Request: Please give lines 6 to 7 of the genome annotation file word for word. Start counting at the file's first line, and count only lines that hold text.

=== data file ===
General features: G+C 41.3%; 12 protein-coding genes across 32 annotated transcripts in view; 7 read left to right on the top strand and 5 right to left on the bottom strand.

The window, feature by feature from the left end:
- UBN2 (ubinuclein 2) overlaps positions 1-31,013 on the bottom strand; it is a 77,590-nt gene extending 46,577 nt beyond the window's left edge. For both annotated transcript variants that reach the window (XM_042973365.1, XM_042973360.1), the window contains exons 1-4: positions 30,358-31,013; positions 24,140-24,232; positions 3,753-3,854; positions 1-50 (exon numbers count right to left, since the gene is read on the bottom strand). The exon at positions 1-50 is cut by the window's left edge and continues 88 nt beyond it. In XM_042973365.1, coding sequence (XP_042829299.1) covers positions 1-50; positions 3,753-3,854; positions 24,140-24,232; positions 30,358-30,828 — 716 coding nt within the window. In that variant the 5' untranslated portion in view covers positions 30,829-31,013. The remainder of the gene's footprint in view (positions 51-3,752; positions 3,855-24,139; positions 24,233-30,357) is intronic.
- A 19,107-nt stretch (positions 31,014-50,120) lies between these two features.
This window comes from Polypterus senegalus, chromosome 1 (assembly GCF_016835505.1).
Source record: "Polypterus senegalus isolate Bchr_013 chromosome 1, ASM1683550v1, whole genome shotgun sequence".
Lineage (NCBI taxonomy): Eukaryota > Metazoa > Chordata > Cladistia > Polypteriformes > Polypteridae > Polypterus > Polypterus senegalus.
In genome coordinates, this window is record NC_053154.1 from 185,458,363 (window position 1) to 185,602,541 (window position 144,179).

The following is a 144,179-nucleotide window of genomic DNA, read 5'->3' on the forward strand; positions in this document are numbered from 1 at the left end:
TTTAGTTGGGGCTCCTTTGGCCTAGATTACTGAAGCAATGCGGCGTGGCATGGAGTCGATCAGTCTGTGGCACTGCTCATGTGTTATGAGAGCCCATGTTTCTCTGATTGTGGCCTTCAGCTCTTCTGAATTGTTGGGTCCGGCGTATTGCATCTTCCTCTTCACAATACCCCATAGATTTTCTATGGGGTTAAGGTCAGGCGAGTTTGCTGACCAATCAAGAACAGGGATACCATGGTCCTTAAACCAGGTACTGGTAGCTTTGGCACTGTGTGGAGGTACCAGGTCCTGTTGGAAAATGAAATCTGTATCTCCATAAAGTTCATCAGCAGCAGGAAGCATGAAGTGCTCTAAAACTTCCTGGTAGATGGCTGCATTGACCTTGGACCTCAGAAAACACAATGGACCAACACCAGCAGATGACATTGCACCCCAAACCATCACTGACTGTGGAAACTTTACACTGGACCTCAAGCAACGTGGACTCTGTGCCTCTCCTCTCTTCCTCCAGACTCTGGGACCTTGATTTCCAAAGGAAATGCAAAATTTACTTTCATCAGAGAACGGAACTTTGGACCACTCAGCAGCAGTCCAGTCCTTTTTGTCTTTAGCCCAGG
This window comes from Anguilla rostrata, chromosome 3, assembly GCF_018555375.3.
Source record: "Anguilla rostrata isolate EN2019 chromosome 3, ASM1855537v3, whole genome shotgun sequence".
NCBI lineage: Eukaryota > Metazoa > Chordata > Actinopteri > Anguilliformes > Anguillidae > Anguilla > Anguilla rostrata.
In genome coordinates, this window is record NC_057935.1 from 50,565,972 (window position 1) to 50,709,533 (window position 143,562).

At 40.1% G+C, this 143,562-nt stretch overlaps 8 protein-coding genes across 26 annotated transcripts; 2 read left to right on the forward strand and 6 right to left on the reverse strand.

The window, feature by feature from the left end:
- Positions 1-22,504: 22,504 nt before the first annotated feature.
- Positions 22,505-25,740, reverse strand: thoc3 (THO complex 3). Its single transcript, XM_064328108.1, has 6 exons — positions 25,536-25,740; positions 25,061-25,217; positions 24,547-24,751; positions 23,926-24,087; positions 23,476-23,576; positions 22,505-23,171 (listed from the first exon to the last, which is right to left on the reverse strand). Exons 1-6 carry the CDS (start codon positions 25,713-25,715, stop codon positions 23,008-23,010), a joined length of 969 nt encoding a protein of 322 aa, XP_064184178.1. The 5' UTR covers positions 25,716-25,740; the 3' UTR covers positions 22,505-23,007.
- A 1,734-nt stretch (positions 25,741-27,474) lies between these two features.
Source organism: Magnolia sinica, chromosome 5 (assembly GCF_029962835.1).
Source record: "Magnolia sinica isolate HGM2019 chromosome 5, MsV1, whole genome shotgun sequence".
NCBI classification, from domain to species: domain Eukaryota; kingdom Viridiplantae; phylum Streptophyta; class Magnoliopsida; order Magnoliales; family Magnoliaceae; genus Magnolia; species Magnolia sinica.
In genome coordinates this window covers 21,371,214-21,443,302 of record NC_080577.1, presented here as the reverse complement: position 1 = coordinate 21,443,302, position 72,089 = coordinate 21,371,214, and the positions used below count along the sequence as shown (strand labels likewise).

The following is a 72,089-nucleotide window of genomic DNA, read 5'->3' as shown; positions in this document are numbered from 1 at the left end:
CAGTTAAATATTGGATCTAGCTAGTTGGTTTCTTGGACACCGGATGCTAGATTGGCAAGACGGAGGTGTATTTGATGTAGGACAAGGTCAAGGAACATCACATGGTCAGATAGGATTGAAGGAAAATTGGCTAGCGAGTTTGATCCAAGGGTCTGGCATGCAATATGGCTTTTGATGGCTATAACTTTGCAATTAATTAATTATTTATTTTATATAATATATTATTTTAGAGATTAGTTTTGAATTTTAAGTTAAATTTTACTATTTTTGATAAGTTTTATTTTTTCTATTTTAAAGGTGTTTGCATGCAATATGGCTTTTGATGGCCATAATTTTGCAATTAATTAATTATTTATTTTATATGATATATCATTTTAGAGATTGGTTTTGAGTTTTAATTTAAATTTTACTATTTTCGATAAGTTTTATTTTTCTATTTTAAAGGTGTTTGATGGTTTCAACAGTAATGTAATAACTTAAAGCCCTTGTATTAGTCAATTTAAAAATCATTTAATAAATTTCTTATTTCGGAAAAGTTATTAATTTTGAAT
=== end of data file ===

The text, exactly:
Source record: "Polypterus senegalus isolate Bchr_013 chromosome 1, ASM1683550v1, whole genome shotgun sequence".
Lineage (NCBI taxonomy): Eukaryota > Metazoa > Chordata > Cladistia > Polypteriformes > Polypteridae > Polypterus > Polypterus senegalus.